|Print this story||Permalink|
In a city where it seems that change is the only constant, it is comforting to know that a few dining establishments have made to their golden years with little or no deviation from their original offerings. Three examples of this phenomenon are Rogers Luncheonette, Bens Best Delicatessen Restaurant, and the Knish Nosh.
Founded in 1937, Rogers Luncheonette in Jamaica Estates harks back to a time when a luncheonette was as fast as food got. Going out for a casual lunch still involved being served by a waitress, or sitting at the counter if you were really in a hurry. Best of all, all of the food was individually prepared to order.
All of the above is still true at Rogers. The current owner, Arturo, is keeping with tradition. He bought Rogers from Scott, the previous owner of 20 years, after cooking there for eight years. The menu and the decor remain unchanged, although if you look closely, you will find a few little tchotchkas decorating the walls from Arturos country of origin, Mexico.
Rogers is the perfect place to enjoy a bacon-and-egg breakfast, an excellent sandwich or a burger just the way you like it. The menu is extensive enough to offer a broad spectrum of choices, but not so encyclopedic as to force the sacrifice of quality for variety. The meat sandwiches are outstanding, especially the turkey and the brisket. If you really want nostalgia, order an egg cream or a malted with your lunch. When was the last time you did that?
Bens Best has been on Queens Boulevard in Rego Park for almost 60 years. It was founded by Ben Parker, father of its present owner, Jay Parker. It serves a complete menu of kosher Jewish deli food.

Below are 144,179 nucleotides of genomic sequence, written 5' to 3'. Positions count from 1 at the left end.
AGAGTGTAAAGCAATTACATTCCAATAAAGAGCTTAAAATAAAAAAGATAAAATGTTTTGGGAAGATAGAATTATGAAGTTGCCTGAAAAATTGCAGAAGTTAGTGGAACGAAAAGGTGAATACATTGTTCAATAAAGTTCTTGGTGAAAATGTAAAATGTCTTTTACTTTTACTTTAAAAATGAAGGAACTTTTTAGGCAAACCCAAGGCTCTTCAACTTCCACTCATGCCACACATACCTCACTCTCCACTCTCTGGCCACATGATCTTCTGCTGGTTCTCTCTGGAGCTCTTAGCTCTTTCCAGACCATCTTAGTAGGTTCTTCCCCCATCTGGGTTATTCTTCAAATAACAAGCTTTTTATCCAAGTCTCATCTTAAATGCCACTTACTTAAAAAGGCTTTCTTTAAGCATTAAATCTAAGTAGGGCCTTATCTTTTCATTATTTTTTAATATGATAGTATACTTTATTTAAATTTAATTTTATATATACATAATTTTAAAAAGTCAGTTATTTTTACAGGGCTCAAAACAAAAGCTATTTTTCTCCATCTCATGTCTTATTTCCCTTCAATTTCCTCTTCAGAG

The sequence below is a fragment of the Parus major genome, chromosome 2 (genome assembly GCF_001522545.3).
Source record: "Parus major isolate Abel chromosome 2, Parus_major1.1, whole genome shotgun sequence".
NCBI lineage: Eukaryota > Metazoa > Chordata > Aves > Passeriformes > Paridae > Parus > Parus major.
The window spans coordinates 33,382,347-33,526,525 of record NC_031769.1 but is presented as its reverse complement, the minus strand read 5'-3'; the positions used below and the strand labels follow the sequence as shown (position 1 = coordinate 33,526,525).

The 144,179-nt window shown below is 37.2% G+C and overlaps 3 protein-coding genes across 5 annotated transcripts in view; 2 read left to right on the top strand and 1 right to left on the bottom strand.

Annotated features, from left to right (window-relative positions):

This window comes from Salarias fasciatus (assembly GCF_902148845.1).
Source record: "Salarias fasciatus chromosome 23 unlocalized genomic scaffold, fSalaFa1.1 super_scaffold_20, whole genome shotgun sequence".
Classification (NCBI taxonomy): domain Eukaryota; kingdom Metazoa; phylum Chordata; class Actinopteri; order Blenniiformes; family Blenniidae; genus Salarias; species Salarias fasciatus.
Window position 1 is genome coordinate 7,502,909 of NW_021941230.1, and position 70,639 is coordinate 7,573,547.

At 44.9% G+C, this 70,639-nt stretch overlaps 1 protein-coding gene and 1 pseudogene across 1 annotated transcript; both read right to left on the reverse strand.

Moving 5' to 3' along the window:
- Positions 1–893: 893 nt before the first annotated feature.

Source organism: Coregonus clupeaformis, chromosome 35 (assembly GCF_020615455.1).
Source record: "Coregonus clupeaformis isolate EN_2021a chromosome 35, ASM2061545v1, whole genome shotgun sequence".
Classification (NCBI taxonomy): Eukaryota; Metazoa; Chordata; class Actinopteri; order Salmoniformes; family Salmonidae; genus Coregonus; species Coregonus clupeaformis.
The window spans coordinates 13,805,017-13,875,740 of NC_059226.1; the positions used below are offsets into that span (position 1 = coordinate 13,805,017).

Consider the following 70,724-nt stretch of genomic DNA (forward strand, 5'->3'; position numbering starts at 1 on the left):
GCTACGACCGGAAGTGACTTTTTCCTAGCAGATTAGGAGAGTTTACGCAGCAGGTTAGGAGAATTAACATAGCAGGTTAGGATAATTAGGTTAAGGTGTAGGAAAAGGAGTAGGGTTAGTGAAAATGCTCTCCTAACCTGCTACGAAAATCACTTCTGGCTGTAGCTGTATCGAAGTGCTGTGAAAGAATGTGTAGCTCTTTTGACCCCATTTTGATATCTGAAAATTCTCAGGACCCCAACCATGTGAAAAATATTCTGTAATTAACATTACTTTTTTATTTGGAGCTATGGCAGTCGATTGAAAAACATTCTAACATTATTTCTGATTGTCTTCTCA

There was a time when Jewish delis abounded in Queens. Now there are only a handful of them left. Then there are some deli counters that serve mass-produced mystery meats they try to pass off as pastrami or corned beef. Hah!
Bens Best is the real deal. Their pastrami and corned beef are to die for. So is the tongue. Although rather pricey, the deli sandwiches are huge. Theyre built on bread that is custom baked to Bens Bests specifications. You can be a purist, and order a one-meat sandwich, or choose from a prodigious selection or combos, including one of your own design. Stuffed cabbage, sweet and sour Hungarian style, is another noteworthy offering, enjoyed, Im told, by Gov. George Pataki.
The homemade soups are soul satisfying comfort food. They are served in oversized (very) cups labeled Jewish Penicillin. Got a cold? Get someone to get you a take out order of Boiled Chicken in a Pot with half a chicken, Kreplach (Jewish won tons), and Matzoh balls in chicken broth. If you dont have a cold, you can order the same combination with beef flanken instead of chicken. They also offer a variety of sides, but when I think Jewish sides, I think knishes, which leads me to my third time-defying stop.
The Knish Nosh has done business on Queens Boulevard and 67th Avenue since 1952. About a year or so ago, it moved across 67th Avenue, opposite its former location, sacrificing its cool retro neon sign in the process. A Starbucks now occupies its old site.